The elections were held in a climate of fear, with armed vigilantes positioned near polling stations. Regular Albanian police and Operation Alba soldiers were present but didn’t have much of an impact, at least outside Tirana. Nevertheless, it seemed that the political parties had implicitly agreed to a transfer of power, and the Socialist Party won the vote overwhelmingly.

In the years that followed, the two parties hurled mutual accusations at each other over the events of 1997 — the PD branded them as a communist rebellion, while the PS stressed their antiauthoritarian aspects. Over time, however, an ideological cross-party consensus emerged that 1997 had simply been a cursed year for the people of Albania. The images of armed chaos overwhelmed the uprising’s emancipatory potential, while the causes of the uprising were discussed in terms of the violent legacy of communism, the country’s lack of democratic institutions, and even the collective madness of people with nothing left to lose.

The Cunning of History

After leading the liberation of Albania from fascist and Nazi occupation in World War II, the Communist Party of Albania (renamed the Party of Labor) ruled the country for forty-seven years, turning it into Europe’s last hard-line Stalinist dictatorship. After changing its name to the Socialist Party in1992, it portrayed itself as a social democratic party that aimed to establish a mixed economy and democratize the state. For a couple of years, the party was quite close to the Austrian Social Democrats and adopted a critical stance toward NATO membership, while openly talking about democratic socialism. Deputy leader Servet Pëllumbi, who basically led the party after the imprisonment of Fatos Nano, used to shock visitors by keeping a small statue of Karl Marx in his office.

Nonetheless, having lost the bulk of the working class during the 1991–92 transition — a class that soon faded away as a political actor in itself — the PS’s social democratic stance functioned more as an ideological cover. Effectively, it was the party of the professional middle classes of bureaucratic socialism, which lost their status during the neoliberal restructuring led by the Democratic Party.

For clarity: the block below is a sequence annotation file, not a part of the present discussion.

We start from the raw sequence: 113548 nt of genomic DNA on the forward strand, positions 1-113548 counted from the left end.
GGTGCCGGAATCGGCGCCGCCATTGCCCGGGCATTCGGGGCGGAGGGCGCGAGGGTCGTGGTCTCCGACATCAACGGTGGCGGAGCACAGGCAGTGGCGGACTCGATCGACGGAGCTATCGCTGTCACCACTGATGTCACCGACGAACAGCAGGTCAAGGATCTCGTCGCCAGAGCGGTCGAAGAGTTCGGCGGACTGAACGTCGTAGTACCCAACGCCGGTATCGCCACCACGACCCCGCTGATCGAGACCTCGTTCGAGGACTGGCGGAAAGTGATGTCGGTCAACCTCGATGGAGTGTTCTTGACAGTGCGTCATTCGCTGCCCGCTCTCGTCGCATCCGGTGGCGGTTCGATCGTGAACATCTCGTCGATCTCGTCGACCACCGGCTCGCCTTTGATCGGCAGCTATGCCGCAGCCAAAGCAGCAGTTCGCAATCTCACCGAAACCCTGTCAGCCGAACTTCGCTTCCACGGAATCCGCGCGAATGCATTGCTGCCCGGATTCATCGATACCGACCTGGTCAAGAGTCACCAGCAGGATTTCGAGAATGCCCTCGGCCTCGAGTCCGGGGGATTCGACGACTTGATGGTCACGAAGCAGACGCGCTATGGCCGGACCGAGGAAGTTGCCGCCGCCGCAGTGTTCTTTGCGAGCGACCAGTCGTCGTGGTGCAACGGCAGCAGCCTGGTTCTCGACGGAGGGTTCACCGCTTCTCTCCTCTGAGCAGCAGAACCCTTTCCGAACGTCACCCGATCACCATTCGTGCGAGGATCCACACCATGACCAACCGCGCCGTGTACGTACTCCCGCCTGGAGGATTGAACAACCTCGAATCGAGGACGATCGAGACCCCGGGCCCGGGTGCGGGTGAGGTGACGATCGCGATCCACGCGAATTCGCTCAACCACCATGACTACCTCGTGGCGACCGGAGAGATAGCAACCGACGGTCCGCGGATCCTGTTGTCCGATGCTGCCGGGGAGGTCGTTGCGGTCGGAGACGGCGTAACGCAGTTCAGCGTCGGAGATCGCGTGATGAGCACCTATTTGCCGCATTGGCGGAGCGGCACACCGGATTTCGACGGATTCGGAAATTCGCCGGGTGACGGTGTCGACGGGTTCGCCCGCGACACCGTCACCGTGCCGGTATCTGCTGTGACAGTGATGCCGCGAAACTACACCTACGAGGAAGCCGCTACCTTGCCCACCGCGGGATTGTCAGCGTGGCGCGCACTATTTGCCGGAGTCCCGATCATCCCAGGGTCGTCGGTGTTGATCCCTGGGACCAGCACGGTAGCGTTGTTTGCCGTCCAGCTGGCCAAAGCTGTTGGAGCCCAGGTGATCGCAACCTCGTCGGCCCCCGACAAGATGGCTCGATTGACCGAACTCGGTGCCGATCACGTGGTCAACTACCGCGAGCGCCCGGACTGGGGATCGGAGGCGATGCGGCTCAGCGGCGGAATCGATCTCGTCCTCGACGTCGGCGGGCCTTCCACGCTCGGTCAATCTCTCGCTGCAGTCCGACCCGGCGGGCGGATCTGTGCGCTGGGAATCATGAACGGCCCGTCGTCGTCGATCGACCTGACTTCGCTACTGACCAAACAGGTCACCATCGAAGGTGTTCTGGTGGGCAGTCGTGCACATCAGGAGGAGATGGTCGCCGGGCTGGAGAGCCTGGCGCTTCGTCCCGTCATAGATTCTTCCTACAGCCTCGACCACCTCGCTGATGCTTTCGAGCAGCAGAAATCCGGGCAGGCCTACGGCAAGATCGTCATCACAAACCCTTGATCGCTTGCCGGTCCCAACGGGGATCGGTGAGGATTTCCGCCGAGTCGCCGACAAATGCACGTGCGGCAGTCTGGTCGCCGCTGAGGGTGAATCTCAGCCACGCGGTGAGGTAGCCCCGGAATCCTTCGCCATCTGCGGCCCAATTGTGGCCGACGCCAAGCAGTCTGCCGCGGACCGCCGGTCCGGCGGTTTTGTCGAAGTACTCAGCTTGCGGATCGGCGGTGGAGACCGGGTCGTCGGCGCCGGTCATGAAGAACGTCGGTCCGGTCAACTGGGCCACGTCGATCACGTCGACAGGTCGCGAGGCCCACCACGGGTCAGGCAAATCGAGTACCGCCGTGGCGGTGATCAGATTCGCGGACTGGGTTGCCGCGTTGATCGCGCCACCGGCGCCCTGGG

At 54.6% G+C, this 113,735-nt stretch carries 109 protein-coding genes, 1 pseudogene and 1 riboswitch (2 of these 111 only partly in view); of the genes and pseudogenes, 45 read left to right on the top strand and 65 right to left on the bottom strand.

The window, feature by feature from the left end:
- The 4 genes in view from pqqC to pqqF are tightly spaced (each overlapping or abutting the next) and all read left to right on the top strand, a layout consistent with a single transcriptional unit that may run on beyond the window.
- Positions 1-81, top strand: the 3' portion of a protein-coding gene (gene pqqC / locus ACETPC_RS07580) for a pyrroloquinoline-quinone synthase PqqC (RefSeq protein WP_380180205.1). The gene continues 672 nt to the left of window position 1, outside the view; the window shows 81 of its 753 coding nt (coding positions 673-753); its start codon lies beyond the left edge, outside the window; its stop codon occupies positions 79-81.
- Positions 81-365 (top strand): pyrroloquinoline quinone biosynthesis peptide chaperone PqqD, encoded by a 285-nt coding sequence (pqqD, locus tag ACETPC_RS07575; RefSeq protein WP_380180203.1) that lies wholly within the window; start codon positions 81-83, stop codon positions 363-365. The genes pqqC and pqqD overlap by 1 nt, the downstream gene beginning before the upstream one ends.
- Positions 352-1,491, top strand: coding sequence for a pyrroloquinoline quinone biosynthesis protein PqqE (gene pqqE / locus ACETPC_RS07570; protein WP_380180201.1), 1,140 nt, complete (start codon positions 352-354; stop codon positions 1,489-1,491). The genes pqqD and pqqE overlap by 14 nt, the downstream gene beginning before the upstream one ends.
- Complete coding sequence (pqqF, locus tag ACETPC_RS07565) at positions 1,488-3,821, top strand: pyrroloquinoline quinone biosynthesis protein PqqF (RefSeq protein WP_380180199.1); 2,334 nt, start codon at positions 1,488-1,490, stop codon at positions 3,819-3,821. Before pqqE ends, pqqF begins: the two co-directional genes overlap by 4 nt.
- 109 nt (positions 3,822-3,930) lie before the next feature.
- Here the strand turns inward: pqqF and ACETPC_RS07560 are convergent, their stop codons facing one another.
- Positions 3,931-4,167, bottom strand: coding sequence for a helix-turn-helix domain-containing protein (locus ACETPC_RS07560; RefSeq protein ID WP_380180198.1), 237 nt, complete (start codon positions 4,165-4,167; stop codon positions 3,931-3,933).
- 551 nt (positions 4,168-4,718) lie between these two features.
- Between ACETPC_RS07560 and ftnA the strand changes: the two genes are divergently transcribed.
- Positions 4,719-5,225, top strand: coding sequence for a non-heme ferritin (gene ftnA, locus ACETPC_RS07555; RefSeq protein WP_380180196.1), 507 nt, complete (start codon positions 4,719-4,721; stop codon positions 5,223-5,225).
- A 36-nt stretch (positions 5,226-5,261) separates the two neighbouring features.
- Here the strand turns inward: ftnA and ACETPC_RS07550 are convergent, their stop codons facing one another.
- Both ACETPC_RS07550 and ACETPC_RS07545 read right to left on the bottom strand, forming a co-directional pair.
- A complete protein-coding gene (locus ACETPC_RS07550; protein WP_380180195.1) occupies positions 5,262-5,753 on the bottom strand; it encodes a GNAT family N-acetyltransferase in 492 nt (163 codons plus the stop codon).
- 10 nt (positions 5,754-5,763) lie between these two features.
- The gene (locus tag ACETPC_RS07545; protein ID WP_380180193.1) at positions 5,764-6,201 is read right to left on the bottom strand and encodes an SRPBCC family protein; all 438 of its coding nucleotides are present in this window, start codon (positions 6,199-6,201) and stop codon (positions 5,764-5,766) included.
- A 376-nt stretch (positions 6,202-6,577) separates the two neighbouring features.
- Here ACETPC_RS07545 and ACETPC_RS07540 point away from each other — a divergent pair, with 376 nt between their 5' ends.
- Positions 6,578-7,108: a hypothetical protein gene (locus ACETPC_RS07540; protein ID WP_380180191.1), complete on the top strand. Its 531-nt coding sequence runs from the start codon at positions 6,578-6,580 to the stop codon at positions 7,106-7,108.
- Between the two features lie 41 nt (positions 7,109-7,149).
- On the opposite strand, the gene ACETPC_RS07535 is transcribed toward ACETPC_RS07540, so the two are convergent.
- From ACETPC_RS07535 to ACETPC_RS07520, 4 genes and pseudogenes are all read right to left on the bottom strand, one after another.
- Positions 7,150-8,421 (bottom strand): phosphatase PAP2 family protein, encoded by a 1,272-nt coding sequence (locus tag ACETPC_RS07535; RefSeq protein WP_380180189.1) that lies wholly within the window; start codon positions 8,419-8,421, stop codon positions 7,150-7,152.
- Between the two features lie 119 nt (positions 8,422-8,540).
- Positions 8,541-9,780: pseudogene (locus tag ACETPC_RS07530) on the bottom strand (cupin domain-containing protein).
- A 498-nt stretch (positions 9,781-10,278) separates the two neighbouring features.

Consequently, the party shifted its alignment. Fatos Nano changed its motto from “democratic socialism” to “market economy plus social solidarity” in 1995. The party accepted NATO integration and became increasingly influenced by the Blairite Third Way. After taking power in 1997, the Socialists became the perfect political agent to deepen neoliberal reforms in Albania. They worked closely with the IMF and the World Bank to privatize big state enterprises and initiated the privatization of the strategic sectors of the economy — from the extractive sector to banks, telecommunications, and more.

Albania’s economy became an appendix of Italian and Greek capital, and the only manufacturing that continued to exist consisted of subcontracted textile factories. The organization of the working class deteriorated even more rapidly. For example, in 1994, some 93 percent of the shrinking working class was still organized in trade unions. By 1996 this figure had dropped to 40 percent and to 12 percent by the end of 1997. Nowadays only insignificant numbers are officially unionized.

In 1991, Albanian workers rose up against the tyrannical and clueless socialist bureaucracy while dreaming of a new society of prosperity, freedom, and equality — animated by a vague idea of socialism with a human face, or perhaps a Jeffersonian capitalism. They won politically but lost as a class when the neoliberal reforms pulverized them as a social force. In 1997 the remnants of the working class, together with the multitudes of the poor and those who had been impoverished by the pyramid schemes, fought with weapons, dreaming of a more social and democratic society. Their Pyrrhic victory gave power to a party that betrayed them every step of the way.

Even today, the Socialist Party constitutes the backbone of neoliberalism and oligarchic capitalism in Albania. This leads to a conception of sociopolitical developments in terms of unintended consequences, or the “cunning of history,” which can have a debilitating effect in promoting the ideology of “there is no alternative.” Yet as the protests and strikes of the recent years show — from the large student demonstrations of December 2018 to the founding of new independent unions in the mining, textile, and call center sectors, and the recent massive protests against price rises — there is hope for a just and democratic future in Albanian society.